Jun 122015
 

Come here, let me share a bit of wisdom with you.
Have you given much thought to our mortal condition?
Probably not. Why would you? Well, listen.
All mortals owe a debt to death.
There’s no one alive
who can say if he will be tomorrow.
Our fate moves invisibly! A mystery.
No one can teach it, no one can grasp it.
Accept this! Cheer up! Have a drink!
But don’t forget Aphrodite–that’s one sweet goddess.
You can let the rest go. Am I making sense?
I think so. How about a drink.
Put on a garland. I’m sure
the happy splash of wine will cure your mood.
We’re all mortal you know. Think mortal.
Because my theory is, there’s no such thing as life,
it’s just catastrophe.


– Grief Lessons: Four Plays by Euripides

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Jun 012015
 

Said Conrad Cornelius o’Donald o’Dell,
My very young friend who is learning to spell:
“The A is for Ape. And B is for Bear.
The C is for Camel. The H is for Hare
The M is for Mouse. And the R is for Rat.”
“I know all the twenty-six letters like that…
… Through to Z is for Zebra. I know them all well.”
Said Conrad Cornelius o’Donald o’Dell.
“So now I know everything anyone knows.
From beginning to end. From the start to the close.
Because Z is as far as the alphabet goes.”

Then he almost fell flat on his face on the floor
When I picked up the chalk and drew one letter more!
A letter he never had dreamed of before!
And I said, “You can stop, if you want, with the Z.
Because most people stop with the Z.
But not me!!!
In the places I go, there are things that I see
That I never could spell if I stopped with the Z.
I’m telling you this ‘cause you’re one of my friends.
My alphabet starts where your alphabet ends!”
“My alphabet starts with this letter called YUZZ.
It’s the letter I use to spell YUZZ-a-ma-TUZZ.
You’ll be sort of surprised what there is to be found
Once you go beyond Z and start poking around!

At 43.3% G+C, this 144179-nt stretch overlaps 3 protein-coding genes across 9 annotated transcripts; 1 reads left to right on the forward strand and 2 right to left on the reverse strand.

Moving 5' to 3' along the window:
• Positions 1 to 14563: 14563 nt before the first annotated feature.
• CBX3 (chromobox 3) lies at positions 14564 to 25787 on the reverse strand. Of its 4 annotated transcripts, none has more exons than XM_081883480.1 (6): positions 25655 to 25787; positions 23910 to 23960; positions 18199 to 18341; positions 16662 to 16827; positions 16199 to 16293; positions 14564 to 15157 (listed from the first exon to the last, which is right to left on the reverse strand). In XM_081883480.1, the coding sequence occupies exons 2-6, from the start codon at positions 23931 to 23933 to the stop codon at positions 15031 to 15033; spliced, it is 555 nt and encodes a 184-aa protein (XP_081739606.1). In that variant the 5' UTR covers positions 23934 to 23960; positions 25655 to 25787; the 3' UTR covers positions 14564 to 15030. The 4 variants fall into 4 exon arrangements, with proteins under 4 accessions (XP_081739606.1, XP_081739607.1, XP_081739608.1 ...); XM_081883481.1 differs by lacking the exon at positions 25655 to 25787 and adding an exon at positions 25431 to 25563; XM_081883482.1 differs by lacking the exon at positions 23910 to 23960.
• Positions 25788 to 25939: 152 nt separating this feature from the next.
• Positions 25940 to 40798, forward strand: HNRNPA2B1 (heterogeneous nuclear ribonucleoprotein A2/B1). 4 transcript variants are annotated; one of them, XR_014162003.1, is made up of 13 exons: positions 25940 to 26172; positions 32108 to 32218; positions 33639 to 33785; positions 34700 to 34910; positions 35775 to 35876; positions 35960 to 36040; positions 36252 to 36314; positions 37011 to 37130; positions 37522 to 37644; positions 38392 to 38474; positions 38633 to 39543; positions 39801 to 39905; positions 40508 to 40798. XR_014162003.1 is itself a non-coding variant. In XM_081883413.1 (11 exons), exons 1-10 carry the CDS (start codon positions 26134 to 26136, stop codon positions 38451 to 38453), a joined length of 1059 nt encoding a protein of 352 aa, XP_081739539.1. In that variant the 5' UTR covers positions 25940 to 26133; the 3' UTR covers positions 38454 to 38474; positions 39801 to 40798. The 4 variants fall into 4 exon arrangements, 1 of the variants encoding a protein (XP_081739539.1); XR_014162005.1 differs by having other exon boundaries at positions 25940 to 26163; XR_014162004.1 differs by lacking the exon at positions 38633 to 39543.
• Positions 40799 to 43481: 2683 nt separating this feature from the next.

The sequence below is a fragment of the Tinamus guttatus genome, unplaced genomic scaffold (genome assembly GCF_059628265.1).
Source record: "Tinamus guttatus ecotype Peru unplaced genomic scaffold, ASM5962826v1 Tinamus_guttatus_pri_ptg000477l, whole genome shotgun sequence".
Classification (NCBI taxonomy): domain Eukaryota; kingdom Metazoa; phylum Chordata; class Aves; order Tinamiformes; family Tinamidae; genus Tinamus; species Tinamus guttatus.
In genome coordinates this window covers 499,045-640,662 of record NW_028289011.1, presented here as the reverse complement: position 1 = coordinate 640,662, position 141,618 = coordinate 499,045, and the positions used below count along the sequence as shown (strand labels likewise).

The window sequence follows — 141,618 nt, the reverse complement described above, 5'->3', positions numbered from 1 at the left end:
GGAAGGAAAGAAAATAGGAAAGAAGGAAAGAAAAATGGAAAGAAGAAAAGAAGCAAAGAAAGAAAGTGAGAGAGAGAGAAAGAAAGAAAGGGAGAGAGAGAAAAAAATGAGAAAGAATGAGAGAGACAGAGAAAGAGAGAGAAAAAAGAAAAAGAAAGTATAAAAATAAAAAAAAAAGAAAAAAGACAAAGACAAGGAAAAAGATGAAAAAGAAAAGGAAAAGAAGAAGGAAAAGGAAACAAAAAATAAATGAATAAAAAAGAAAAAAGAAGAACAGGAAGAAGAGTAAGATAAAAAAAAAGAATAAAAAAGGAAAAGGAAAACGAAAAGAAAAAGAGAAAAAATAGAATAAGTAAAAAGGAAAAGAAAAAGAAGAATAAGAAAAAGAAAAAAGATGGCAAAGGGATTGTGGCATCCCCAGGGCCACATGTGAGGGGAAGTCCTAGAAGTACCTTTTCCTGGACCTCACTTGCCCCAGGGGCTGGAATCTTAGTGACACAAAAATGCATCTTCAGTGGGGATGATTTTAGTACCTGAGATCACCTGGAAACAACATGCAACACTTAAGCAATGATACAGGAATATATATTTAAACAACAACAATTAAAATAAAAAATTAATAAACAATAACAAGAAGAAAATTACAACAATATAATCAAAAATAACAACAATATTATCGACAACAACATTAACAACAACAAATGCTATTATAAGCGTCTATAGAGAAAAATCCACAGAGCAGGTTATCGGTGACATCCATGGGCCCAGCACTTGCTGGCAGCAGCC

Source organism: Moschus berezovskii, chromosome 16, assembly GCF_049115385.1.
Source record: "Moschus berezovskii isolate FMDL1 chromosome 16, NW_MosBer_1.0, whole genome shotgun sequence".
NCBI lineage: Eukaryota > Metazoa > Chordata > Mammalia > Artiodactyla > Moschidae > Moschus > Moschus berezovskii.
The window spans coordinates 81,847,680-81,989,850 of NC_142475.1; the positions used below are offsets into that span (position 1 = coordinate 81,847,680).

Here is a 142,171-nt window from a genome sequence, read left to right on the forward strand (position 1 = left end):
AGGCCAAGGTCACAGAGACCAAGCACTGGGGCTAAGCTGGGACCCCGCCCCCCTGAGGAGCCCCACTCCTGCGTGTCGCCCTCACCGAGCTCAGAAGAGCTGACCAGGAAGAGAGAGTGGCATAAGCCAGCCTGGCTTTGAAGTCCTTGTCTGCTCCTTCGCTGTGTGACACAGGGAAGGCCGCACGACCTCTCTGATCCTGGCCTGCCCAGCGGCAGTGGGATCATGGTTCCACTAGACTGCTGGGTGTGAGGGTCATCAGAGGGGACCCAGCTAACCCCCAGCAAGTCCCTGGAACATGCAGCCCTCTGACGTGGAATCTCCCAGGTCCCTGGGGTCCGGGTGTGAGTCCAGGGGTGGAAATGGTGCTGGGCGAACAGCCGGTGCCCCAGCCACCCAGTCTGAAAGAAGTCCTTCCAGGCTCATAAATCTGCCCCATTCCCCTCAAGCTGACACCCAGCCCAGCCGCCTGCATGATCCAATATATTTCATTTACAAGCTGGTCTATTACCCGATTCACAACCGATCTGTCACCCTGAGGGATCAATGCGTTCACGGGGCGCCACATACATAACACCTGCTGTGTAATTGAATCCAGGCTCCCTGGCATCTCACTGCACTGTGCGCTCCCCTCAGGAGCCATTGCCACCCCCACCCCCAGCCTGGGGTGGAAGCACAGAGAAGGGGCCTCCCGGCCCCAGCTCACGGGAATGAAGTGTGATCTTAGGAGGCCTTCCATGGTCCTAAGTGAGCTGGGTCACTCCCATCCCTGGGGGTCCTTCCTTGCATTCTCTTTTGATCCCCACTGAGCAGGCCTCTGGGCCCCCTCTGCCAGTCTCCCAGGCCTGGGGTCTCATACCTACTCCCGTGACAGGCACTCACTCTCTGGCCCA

So, on beyond Zebra!
Explore!
Like Columbus!
Discover new letters!
Like WUM is for Wumbus,
My high-spouting whale who lives high on a hill
And who never comes down ‘till it’s time to refill.
So, on beyond Z! It’s high time you were shown
That you really don’t know all there is to be known.”

“Then just step a step further past Wum is for Wumbus
And there you’ll find UM. And the Um is for Umbus
A sort of Cow, with one head and one tail,
But to milk this great cow you need more than one pail!
She has ninety-eight teats that give milk quite nicely.
Perhaps ninety-nine. I forget just precisely.
And, boy! She is something most people don’t see.
Because most people stop at the Z
But not me!”

“If you stay home with Zebra,
You’re stuck in a rut.
But on beyond Zebra,
You’re anything but!
When you go beyond Zebra,
Who knows…?
There’s no telling
What wonderful things
You might find yourself spelling!”

“Like QUAN is for Quandary, who lives on a shelf
In a hole in the ocean alone by himself
And he worries, each day, from the dawn’s early light
And he worries, just worries, far into the night.
He just stands there and worries. He simply can’t stop…
Is his top-side his bottom? Or bottom-side his top?”

So you see!
There’s no end
To the things you might know,
Depending how far beyond Zebra you go!

The places I took him!
I tried hard to tell
Young Conrad Cornelius o’Donald o’Dell
A few brand-new wonderful words he might spell.
I led him around and I tried hard to show
There are things beyond Z that most people don’t know.
I took him past Zebra. As far as I could.
And I think, perhaps, maybe I did him some good…

Because, finally, he said:
“This is really great stuff!